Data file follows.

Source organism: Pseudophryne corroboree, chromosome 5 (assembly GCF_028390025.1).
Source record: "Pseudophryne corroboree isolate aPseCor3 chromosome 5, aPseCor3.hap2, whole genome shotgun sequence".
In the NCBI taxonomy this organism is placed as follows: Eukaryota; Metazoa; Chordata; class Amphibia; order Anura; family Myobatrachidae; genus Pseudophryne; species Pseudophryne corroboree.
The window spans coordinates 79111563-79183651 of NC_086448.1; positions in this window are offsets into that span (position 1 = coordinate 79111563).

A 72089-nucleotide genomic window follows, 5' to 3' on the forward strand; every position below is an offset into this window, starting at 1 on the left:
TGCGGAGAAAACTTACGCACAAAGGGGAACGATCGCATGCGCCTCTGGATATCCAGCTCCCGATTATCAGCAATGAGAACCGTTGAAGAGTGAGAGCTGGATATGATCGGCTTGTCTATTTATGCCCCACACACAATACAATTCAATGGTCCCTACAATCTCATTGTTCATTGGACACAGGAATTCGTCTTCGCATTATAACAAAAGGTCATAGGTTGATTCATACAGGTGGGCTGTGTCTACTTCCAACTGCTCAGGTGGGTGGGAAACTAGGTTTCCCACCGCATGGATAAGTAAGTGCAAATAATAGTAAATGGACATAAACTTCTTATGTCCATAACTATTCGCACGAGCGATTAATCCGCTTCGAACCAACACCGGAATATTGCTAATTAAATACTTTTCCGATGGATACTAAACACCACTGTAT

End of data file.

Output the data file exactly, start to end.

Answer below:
Source organism: Pseudophryne corroboree, chromosome 5 (assembly GCF_028390025.1).
Source record: "Pseudophryne corroboree isolate aPseCor3 chromosome 5, aPseCor3.hap2, whole genome shotgun sequence".
In the NCBI taxonomy this organism is placed as follows: Eukaryota; Metazoa; Chordata; class Amphibia; order Anura; family Myobatrachidae; genus Pseudophryne; species Pseudophryne corroboree.
The window spans coordinates 79111563-79183651 of NC_086448.1; positions in this window are offsets into that span (position 1 = coordinate 79111563).

A 72089-nucleotide genomic window follows, 5' to 3' on the forward strand; every position below is an offset into this window, starting at 1 on the left:
TGCGGAGAAAACTTACGCACAAAGGGGAACGATCGCATGCGCCTCTGGATATCCAGCTCCCGATTATCAGCAATGAGAACCGTTGAAGAGTGAGAGCTGGATATGATCGGCTTGTCTATTTATGCCCCACACACAATACAATTCAATGGTCCCTACAATCTCATTGTTCATTGGACACAGGAATTCGTCTTCGCATTATAACAAAAGGTCATAGGTTGATTCATACAGGTGGGCTGTGTCTACTTCCAACTGCTCAGGTGGGTGGGAAACTAGGTTTCCCACCGCATGGATAAGTAAGTGCAAATAATAGTAAATGGACATAAACTTCTTATGTCCATAACTATTCGCACGAGCGATTAATCCGCTTCGAACCAACACCGGAATATTGCTAATTAAATACTTTTCCGATGGATACTAAACACCACTGTAT